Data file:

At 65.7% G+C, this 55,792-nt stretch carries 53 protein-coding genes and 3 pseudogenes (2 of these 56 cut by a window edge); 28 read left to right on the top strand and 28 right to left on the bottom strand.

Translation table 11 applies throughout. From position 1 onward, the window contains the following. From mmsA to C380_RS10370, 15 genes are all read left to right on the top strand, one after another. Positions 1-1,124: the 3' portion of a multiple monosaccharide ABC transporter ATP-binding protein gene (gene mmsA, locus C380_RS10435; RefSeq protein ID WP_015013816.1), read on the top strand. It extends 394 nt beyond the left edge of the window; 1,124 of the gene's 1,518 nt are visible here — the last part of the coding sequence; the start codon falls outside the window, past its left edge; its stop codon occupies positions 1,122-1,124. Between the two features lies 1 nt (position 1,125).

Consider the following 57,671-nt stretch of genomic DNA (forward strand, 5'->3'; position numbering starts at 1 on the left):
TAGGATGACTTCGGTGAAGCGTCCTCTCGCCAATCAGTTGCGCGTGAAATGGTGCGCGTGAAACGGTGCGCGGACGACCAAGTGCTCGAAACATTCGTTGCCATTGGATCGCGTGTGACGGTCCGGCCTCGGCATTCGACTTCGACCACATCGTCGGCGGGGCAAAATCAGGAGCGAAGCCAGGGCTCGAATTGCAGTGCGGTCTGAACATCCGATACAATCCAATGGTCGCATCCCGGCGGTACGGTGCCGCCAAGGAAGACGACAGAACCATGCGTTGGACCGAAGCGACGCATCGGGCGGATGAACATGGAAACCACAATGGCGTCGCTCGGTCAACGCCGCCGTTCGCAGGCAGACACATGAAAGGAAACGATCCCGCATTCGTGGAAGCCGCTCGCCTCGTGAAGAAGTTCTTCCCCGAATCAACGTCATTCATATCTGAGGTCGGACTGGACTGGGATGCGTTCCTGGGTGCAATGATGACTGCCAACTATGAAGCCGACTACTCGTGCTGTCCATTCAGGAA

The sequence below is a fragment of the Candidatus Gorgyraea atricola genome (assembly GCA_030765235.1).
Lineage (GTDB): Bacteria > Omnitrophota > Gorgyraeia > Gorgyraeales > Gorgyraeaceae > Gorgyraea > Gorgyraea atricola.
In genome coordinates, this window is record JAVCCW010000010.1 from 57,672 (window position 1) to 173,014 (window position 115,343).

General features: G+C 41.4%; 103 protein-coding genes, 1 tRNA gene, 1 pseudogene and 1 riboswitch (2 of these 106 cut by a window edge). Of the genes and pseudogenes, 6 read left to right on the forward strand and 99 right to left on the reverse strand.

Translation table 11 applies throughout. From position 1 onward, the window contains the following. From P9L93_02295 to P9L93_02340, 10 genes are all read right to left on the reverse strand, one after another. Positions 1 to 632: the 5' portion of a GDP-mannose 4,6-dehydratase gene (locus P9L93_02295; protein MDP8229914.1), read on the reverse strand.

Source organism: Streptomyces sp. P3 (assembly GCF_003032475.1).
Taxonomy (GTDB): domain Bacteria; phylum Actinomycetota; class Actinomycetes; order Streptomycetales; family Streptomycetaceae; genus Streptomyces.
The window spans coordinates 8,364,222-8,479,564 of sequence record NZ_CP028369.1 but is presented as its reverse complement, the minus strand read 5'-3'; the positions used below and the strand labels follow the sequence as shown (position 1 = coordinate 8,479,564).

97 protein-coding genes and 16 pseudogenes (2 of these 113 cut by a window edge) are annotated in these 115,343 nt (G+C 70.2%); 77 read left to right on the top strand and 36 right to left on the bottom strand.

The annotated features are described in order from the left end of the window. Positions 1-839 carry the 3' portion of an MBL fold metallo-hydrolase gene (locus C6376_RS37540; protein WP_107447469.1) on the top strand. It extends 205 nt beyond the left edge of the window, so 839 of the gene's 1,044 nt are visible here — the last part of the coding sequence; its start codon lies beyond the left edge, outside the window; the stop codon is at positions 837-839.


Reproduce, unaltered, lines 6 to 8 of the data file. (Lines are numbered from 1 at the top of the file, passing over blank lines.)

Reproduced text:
Lineage (GTDB): Bacteria > Omnitrophota > Gorgyraeia > Gorgyraeales > Gorgyraeaceae > Gorgyraea > Gorgyraea atricola.
In genome coordinates, this window is record JAVCCW010000010.1 from 57,672 (window position 1) to 173,014 (window position 115,343).

General features: G+C 41.4%; 103 protein-coding genes, 1 tRNA gene, 1 pseudogene and 1 riboswitch (2 of these 106 cut by a window edge). Of the genes and pseudogenes, 6 read left to right on the forward strand and 99 right to left on the reverse strand.